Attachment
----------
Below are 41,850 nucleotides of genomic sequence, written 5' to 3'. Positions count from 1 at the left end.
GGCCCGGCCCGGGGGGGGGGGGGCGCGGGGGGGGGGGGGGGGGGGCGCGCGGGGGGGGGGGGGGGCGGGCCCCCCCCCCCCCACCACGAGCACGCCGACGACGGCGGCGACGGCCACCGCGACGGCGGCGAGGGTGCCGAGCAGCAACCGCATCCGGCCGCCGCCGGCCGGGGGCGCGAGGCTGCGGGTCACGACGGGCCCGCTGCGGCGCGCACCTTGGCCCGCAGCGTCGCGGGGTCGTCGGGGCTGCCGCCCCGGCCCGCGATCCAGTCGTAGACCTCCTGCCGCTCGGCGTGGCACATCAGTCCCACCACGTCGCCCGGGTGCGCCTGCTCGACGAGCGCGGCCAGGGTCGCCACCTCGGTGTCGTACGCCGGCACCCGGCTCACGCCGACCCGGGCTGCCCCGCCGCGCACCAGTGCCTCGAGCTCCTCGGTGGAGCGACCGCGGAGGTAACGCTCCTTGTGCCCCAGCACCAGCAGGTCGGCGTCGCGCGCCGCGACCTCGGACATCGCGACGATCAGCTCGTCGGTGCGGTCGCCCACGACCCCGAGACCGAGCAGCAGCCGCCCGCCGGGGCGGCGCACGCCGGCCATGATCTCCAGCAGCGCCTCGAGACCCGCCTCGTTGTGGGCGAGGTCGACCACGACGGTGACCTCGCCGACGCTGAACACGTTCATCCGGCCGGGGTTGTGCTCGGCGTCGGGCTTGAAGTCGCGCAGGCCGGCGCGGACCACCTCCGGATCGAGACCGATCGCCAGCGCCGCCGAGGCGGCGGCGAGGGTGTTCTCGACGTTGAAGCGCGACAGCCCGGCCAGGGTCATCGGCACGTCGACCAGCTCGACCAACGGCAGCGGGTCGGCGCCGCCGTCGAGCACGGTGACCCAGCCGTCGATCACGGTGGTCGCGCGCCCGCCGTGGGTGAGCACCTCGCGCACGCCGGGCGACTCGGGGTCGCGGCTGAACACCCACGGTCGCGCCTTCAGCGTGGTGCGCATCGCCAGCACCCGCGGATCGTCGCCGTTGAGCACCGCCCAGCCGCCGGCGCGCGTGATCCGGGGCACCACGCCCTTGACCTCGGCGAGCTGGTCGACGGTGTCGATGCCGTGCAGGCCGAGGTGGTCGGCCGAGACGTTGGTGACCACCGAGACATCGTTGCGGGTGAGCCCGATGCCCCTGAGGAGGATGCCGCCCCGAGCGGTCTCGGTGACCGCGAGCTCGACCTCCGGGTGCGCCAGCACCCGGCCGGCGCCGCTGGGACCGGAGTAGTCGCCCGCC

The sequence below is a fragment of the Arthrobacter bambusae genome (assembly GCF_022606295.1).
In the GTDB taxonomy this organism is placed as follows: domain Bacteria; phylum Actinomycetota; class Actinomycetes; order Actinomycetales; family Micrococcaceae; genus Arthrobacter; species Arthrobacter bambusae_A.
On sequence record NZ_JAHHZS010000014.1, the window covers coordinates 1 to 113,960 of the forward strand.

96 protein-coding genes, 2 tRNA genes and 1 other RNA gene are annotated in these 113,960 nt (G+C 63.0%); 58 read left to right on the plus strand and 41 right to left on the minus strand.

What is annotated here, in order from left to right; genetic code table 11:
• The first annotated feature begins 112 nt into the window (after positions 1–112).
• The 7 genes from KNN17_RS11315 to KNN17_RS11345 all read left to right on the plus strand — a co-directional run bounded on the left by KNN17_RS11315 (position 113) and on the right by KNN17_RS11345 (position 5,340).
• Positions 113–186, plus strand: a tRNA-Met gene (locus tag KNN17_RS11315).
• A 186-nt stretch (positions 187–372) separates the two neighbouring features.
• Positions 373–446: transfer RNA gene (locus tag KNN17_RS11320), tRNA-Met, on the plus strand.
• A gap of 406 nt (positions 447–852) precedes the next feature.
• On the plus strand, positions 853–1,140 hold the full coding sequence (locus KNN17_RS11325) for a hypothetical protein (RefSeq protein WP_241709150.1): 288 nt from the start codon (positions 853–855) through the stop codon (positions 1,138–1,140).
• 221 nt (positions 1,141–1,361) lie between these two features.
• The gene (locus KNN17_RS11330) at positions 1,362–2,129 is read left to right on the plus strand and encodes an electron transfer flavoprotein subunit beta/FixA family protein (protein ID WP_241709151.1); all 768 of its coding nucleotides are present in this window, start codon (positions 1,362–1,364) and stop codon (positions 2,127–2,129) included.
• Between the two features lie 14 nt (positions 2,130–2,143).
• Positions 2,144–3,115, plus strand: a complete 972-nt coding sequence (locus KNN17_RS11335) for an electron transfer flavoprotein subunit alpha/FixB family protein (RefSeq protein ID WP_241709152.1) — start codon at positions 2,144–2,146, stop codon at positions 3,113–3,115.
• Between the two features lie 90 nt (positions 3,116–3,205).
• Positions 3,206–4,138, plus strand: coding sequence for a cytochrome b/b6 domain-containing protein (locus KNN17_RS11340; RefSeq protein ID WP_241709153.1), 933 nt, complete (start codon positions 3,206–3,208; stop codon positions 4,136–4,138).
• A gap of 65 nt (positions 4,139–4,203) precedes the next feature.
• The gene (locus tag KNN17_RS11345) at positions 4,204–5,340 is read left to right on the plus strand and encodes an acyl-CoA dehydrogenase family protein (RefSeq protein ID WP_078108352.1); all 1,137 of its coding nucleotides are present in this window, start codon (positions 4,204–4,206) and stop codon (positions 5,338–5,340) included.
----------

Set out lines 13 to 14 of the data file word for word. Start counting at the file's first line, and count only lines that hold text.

• A gap of 406 nt (positions 447–852) precedes the next feature.
• On the plus strand, positions 853–1,140 hold the full coding sequence (locus KNN17_RS11325) for a hypothetical protein (RefSeq protein WP_241709150.1): 288 nt from the start codon (positions 853–855) through the stop codon (positions 1,138–1,140).